Qureshi questions Krishna’s mandate

Published: July 17, 2010
Foreign minister says New Delhi’s ‘selective’ focus soured talks

Foreign minister says New Delhi’s ‘selective’ focus soured talks

You know things aren’t going well when the host begins criticising the guests even before they’ve left. And so it was with Foreign Minister Shah Mehmood Qureshi and Indian External Affairs Minister S M Krishna. As Krishna was boarding his plane for New Delhi, Qureshi chose to hit out at his Indian counterpart by talking to journalists at the graduation ceremony of newly inducted diplomats at the Foreign Service Academy.

“India did not have the mindset to take things forward; they’d said all issues were on the table but then they decided to be selective about the issues they’d discuss,” vented Qureshi. The foreign minister spoke at length about the “positive attitude of both sides” during the meeting on Wednesday evening. “Pakistan presented a non-paper, which would have taken the process forward and outlined a road map for bridging the trust deficit that has plagued Pak-India relations. India agreed to most of the proposals in principle but wanted to clarify a few points and the meeting ended on a positive note,” said Qureshi.

And then there was the Thursday morning change of heart. Kashmir and terrorism became sticking points for both sides. India’s concession regarding the Sir Creek issue was overshadowed by its insistence that Pakistan give a timeframe for the completion of the trials of the seven Mumbai accused and promise action against the  perpetrators of the Mumbai attacks. The Indian point of view was that it could not settle for anything less as Pakistan had already accepted that the Mumbai attacks were planned on its soil.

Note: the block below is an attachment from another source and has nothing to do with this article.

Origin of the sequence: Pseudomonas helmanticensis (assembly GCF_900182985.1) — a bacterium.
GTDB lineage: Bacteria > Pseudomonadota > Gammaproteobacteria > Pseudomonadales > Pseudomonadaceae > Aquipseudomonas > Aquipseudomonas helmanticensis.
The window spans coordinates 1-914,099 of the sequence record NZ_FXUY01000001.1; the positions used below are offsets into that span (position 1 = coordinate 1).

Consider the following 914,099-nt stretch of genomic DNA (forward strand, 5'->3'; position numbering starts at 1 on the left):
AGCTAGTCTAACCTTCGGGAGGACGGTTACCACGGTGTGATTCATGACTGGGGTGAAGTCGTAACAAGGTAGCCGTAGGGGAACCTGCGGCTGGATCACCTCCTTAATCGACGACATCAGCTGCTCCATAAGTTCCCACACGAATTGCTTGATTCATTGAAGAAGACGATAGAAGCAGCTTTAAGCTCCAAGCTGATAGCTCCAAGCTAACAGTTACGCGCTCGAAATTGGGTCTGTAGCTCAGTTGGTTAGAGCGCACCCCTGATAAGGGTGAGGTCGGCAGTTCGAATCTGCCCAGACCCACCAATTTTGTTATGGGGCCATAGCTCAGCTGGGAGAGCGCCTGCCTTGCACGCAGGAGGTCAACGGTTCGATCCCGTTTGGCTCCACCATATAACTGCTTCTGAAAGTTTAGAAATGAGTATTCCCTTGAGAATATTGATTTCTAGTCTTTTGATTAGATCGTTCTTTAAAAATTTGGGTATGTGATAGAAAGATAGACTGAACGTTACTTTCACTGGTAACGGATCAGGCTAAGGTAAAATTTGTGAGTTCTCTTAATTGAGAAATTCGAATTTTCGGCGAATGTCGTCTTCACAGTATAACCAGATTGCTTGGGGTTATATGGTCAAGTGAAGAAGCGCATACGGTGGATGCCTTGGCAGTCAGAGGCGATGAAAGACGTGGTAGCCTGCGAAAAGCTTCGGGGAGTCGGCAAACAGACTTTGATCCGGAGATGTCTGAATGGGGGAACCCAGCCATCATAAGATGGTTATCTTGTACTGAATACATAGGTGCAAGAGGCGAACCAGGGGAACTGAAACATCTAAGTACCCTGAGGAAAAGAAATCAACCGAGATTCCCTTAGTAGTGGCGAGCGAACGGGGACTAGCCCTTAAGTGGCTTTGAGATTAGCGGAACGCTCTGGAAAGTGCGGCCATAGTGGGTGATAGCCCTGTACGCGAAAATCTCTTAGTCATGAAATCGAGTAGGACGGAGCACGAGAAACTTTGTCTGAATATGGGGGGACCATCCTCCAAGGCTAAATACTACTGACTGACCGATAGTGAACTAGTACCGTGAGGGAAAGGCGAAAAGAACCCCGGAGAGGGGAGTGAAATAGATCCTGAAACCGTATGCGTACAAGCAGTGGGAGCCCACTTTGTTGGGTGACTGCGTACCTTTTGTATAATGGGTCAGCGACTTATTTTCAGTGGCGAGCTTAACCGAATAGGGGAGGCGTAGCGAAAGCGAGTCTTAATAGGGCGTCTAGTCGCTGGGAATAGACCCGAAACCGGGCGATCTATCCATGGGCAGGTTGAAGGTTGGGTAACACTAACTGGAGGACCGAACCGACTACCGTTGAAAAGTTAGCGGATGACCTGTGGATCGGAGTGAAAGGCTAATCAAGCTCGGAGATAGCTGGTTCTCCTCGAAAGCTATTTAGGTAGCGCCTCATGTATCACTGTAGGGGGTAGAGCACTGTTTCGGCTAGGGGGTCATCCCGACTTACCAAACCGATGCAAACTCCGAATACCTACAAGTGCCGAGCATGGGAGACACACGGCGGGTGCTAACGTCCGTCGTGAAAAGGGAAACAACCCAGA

So what was the reason for the “last minute glitch”, as Qureshi puts it? “That’s anybody’s guess,” claimed the foreign minister. “But the glitch did not come from Pakistan.

Although the Indian prime minister and external affairs minister wanted the dialogue to move forward, I feel as the head of the delegation, Krishna did not have complete authority and had to keep consulting Delhi for approval.”

For his part, the foreign minister says he can’t understand why things went the way they did. “The position of Pakistan – which the Indians praise – and the progress made over four years of composite dialogue cannot and should not be turned back; we shouldn’t need to start afresh,” asserted Qureshi. “Pakistan had said from day 1 that we were ready for dialogue but these talks had to be substantive and meaningful. We’d even said that if there were limitations, Pakistan would be willing to wait and discuss all issues whenever India was ready.”

However, Qureshi still insisted that there was no “deadlock” and the dialogue would continue so both sides could better understand the other’s concerns and positions.

In spite of these protestations, however, the two foreign ministers will not be meeting each other at the sidelines of the donors’ conference scheduled for Tuesday in Kabul, a fact confirmed by Foreign Office spokesman Abdul Basit.

Published in The Express Tribune, July 17th, 2010.

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